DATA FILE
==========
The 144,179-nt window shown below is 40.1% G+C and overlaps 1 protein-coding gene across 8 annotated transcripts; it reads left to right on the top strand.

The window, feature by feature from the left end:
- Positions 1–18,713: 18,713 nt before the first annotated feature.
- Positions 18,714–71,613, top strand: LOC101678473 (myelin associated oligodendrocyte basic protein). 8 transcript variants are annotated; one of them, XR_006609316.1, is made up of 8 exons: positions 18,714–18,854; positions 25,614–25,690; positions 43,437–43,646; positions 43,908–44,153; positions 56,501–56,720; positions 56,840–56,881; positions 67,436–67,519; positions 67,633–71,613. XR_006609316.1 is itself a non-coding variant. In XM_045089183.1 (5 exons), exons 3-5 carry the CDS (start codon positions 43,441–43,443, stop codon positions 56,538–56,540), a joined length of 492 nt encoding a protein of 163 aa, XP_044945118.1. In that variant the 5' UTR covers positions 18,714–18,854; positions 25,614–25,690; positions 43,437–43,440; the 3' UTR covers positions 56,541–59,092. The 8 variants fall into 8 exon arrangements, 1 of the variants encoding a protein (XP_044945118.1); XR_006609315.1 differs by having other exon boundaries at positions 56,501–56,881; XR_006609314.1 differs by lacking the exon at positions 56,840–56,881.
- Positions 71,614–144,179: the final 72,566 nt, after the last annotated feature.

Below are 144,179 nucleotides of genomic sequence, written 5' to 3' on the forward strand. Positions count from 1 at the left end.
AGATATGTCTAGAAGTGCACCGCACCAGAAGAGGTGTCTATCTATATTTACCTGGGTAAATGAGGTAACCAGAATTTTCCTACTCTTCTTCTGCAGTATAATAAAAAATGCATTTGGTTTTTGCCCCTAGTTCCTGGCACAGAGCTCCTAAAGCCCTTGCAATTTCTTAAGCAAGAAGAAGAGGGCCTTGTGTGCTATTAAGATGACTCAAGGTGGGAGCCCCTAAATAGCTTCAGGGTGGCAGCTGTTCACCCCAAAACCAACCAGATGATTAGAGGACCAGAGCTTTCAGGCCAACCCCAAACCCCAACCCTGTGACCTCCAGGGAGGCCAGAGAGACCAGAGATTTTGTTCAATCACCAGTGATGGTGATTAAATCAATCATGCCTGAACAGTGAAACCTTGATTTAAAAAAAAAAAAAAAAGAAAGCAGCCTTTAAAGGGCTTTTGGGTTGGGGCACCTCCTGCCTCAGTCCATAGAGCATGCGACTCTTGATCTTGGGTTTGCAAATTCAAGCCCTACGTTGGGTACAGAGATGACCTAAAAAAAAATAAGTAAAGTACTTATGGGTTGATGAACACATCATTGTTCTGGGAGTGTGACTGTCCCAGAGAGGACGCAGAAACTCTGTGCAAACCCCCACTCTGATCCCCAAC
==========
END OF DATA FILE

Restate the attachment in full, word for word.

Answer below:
The 144,179-nt window shown below is 40.1% G+C and overlaps 1 protein-coding gene across 8 annotated transcripts; it reads left to right on the top strand.

The window, feature by feature from the left end:
- Positions 1–18,713: 18,713 nt before the first annotated feature.
- Positions 18,714–71,613, top strand: LOC101678473 (myelin associated oligodendrocyte basic protein). 8 transcript variants are annotated; one of them, XR_006609316.1, is made up of 8 exons: positions 18,714–18,854; positions 25,614–25,690; positions 43,437–43,646; positions 43,908–44,153; positions 56,501–56,720; positions 56,840–56,881; positions 67,436–67,519; positions 67,633–71,613. XR_006609316.1 is itself a non-coding variant. In XM_045089183.1 (5 exons), exons 3-5 carry the CDS (start codon positions 43,441–43,443, stop codon positions 56,538–56,540), a joined length of 492 nt encoding a protein of 163 aa, XP_044945118.1. In that variant the 5' UTR covers positions 18,714–18,854; positions 25,614–25,690; positions 43,437–43,440; the 3' UTR covers positions 56,541–59,092. The 8 variants fall into 8 exon arrangements, 1 of the variants encoding a protein (XP_044945118.1); XR_006609315.1 differs by having other exon boundaries at positions 56,501–56,881; XR_006609314.1 differs by lacking the exon at positions 56,840–56,881.
- Positions 71,614–144,179: the final 72,566 nt, after the last annotated feature.

Below are 144,179 nucleotides of genomic sequence, written 5' to 3' on the forward strand. Positions count from 1 at the left end.
AGATATGTCTAGAAGTGCACCGCACCAGAAGAGGTGTCTATCTATATTTACCTGGGTAAATGAGGTAACCAGAATTTTCCTACTCTTCTTCTGCAGTATAATAAAAAATGCATTTGGTTTTTGCCCCTAGTTCCTGGCACAGAGCTCCTAAAGCCCTTGCAATTTCTTAAGCAAGAAGAAGAGGGCCTTGTGTGCTATTAAGATGACTCAAGGTGGGAGCCCCTAAATAGCTTCAGGGTGGCAGCTGTTCACCCCAAAACCAACCAGATGATTAGAGGACCAGAGCTTTCAGGCCAACCCCAAACCCCAACCCTGTGACCTCCAGGGAGGCCAGAGAGACCAGAGATTTTGTTCAATCACCAGTGATGGTGATTAAATCAATCATGCCTGAACAGTGAAACCTTGATTTAAAAAAAAAAAAAAAAGAAAGCAGCCTTTAAAGGGCTTTTGGGTTGGGGCACCTCCTGCCTCAGTCCATAGAGCATGCGACTCTTGATCTTGGGTTTGCAAATTCAAGCCCTACGTTGGGTACAGAGATGACCTAAAAAAAAATAAGTAAAGTACTTATGGGTTGATGAACACATCATTGTTCTGGGAGTGTGACTGTCCCAGAGAGGACGCAGAAACTCTGTGCAAACCCCCACTCTGATCCCCAAC